PULLMAN, Wash. – Nothing about Earth history is static or unchanging. That’s particularly true of climate, and thereon hangs more than one interesting tale including recent news of a scientific advance in understanding how past climate has changed.
It wasn’t too long ago by my standards about the 1830s that naturalists started to seriously think the globe has undergone revolutions in climate. The evidence for that came from Europe, where glacially polished and transported rocks dot the landscape.
By going high up into the Alps, men like Louis Agassiz studied glaciers, how they slowly flow downhill, and how they shape the land around them. Then, looking at the rocks and landscapes of Germany, Scotland, and other such places, many naturalists started to become convinced climate had once been radically colder and glaciers had covered essentially all of northern Europe. That was disquieting news for people who had always assumed that climate was an unchanging part of the world.
The climate: then and now
As the 1800s unfolded further, American geologists got into the act. They mapped out glacial debris in New England, the upper Midwest, and then parts of the mountainous West. One geologist had the wit to reason that when thick glaciers covered much of the land, they must have “locked up” a great deal of water, so sea level must have been lower.
Later investigations showed that to be true. The oceans control many aspects of climate, but when conditions are cold enough to produce worldwide glaciation, sea level is strongly affected by climate.
It was during the 1800s that scientists clearly recognized how different animal species had been during the last Ice Age. Famous and exotic animals like the wooly mammoth and the saber-tooth tiger roamed the land. There were also many other lesser-known mammals of the time, like a beaver as large as a black bear. There were a few animals we still know today, like the musk ox, but the different climate appears to have been linked to the flourishing of a number of species we simply don’t have around us today.
Two causes discovered
Early geologists couldn’t see clear reasons for climate to change becoming bitter during the Ice Age and then warmer during our own epoch. We didn’t doubt the radical evolution of climate change, but at first it just wasn’t clear what could be driving the alterations that clearly had important effects for Earth history.
In a step-by-step process science came to recognize two factors that probably control most climate change. One is minor but important variations in Earth’s orbit around the sun. The other is the composition of the atmosphere.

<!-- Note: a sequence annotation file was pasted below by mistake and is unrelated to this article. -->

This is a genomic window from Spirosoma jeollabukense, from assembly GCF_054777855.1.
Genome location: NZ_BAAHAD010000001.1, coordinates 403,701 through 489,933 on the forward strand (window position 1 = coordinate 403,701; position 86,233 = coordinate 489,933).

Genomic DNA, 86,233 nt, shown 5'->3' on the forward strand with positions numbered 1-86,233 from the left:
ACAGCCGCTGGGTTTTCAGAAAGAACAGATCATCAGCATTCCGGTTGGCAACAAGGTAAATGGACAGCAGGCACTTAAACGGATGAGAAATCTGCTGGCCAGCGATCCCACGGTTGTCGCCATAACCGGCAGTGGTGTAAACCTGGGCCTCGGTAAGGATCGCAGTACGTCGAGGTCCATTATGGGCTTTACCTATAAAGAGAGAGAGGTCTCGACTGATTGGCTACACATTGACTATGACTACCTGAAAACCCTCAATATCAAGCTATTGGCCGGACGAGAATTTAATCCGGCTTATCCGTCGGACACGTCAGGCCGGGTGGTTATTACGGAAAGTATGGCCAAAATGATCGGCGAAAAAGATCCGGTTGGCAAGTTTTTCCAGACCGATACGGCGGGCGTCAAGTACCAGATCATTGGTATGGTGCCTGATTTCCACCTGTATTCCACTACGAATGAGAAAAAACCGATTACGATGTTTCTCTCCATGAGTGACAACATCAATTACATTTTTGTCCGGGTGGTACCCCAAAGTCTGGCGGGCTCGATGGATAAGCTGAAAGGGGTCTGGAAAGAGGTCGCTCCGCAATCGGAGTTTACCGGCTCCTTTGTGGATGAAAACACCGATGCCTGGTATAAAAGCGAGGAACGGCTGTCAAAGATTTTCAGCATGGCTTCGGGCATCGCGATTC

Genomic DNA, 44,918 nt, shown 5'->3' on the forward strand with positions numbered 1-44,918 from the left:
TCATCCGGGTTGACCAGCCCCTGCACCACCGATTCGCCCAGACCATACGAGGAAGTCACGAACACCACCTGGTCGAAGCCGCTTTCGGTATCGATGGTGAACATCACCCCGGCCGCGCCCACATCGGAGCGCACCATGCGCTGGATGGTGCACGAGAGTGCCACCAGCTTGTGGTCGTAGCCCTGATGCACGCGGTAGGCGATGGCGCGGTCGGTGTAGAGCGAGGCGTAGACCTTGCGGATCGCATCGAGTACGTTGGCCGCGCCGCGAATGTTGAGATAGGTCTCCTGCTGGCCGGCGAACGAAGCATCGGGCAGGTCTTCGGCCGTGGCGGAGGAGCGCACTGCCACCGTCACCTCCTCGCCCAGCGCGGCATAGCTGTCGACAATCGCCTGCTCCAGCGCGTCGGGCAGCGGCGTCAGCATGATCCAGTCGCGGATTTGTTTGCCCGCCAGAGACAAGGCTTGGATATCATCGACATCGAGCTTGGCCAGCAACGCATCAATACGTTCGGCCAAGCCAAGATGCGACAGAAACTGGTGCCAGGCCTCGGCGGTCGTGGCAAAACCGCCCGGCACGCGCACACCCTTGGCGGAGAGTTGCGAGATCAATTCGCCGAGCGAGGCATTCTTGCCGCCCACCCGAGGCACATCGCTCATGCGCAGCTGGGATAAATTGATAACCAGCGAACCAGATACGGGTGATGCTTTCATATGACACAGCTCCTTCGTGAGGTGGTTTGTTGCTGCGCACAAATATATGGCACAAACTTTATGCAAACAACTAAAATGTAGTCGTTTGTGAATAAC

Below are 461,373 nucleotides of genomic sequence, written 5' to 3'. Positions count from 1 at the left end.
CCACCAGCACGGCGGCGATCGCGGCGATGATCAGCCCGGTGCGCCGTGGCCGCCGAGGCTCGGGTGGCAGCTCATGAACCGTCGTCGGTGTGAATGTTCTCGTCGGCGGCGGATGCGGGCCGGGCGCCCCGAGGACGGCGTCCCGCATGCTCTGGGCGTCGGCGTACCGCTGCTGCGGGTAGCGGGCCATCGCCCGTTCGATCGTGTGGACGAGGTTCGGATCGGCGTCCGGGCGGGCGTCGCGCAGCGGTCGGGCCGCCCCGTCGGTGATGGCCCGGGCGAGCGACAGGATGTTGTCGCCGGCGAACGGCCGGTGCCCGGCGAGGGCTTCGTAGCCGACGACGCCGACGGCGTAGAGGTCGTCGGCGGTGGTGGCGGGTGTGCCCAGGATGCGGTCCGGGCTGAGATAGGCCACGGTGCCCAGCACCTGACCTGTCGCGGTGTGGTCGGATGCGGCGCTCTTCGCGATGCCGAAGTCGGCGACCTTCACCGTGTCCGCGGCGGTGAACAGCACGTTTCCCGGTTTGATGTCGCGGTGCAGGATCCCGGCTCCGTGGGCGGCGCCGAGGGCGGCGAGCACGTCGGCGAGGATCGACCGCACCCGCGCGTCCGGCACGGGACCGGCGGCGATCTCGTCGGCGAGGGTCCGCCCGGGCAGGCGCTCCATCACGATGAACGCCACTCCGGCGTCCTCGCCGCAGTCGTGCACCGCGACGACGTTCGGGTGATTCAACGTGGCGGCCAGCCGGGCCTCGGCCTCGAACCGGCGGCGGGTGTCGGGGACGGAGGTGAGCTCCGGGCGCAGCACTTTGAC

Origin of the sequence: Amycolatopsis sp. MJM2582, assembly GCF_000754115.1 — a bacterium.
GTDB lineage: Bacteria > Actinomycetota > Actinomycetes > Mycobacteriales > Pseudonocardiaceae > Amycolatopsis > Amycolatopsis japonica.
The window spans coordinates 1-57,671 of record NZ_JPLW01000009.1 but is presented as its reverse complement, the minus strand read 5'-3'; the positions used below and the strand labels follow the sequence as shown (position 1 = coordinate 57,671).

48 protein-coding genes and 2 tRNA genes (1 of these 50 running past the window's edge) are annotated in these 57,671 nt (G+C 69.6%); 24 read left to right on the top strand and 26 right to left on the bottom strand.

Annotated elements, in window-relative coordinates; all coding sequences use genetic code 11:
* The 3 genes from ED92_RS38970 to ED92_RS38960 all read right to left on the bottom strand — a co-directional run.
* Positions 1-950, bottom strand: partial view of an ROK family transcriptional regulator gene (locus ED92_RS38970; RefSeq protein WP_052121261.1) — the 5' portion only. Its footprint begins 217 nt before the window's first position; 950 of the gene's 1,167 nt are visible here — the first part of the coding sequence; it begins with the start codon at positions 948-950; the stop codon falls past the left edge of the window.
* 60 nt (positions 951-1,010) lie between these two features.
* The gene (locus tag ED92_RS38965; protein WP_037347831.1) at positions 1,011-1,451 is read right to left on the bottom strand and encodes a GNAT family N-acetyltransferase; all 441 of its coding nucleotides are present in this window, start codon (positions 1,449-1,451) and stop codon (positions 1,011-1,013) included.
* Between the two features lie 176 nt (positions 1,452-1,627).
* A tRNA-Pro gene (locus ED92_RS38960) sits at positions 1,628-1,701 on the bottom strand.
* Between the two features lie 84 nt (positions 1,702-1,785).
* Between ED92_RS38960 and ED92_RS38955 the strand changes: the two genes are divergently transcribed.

Around 1990 there was a dramatic step forward in climate studies. Using ice cores drilled first in Greenland and then in Antarctica, scientists were able to study snow deposited in annual layers on the ice sheets, going back in time one-by-one like rings of a tree. And the news from those studies was shocking: the evidence was clear that climate can lurch from warmer to colder times in just one human generation.
Carbon dioxide levels linked to cooling
Some new research takes up the tale of climate change with reference to what likely caused the extensive ice sheet in Antarctica to form. That enormous repository of ice came into being about 34 million years ago and has been influencing climate ever since.
New evidence from researchers at Yale and Purdue published in Science magazine suggests that a 40 percent drop in carbon dioxide concentrations in the ancient atmosphere was the driving force that led to the formation of the Antarctic ice sheet. In a span of 100,000 years the whole region around the South Pole was transformed.
At this point, science can’t tell us what made the carbon dioxide levels drop. That’s the next question that needs to be investigated. But it’s crystal clear that climate is a dicey business, one from which we should expect change in both specific regions and all over the globe.
We may not like how fragile Earth’s climate looks. But the more we know about even natural climate evolutions, the more it seems clear change is in the cards.
Dr. E. Kirsten Peters, a native of the rural Northwest, was trained as a geologist at Princeton and Harvard. Follow her on the web at rockdoc.wsu.edu and on Twitter @RockDocWSU. This column is a service of the College of Agricultural, Human and Natural Resource Sciences at Washington State University.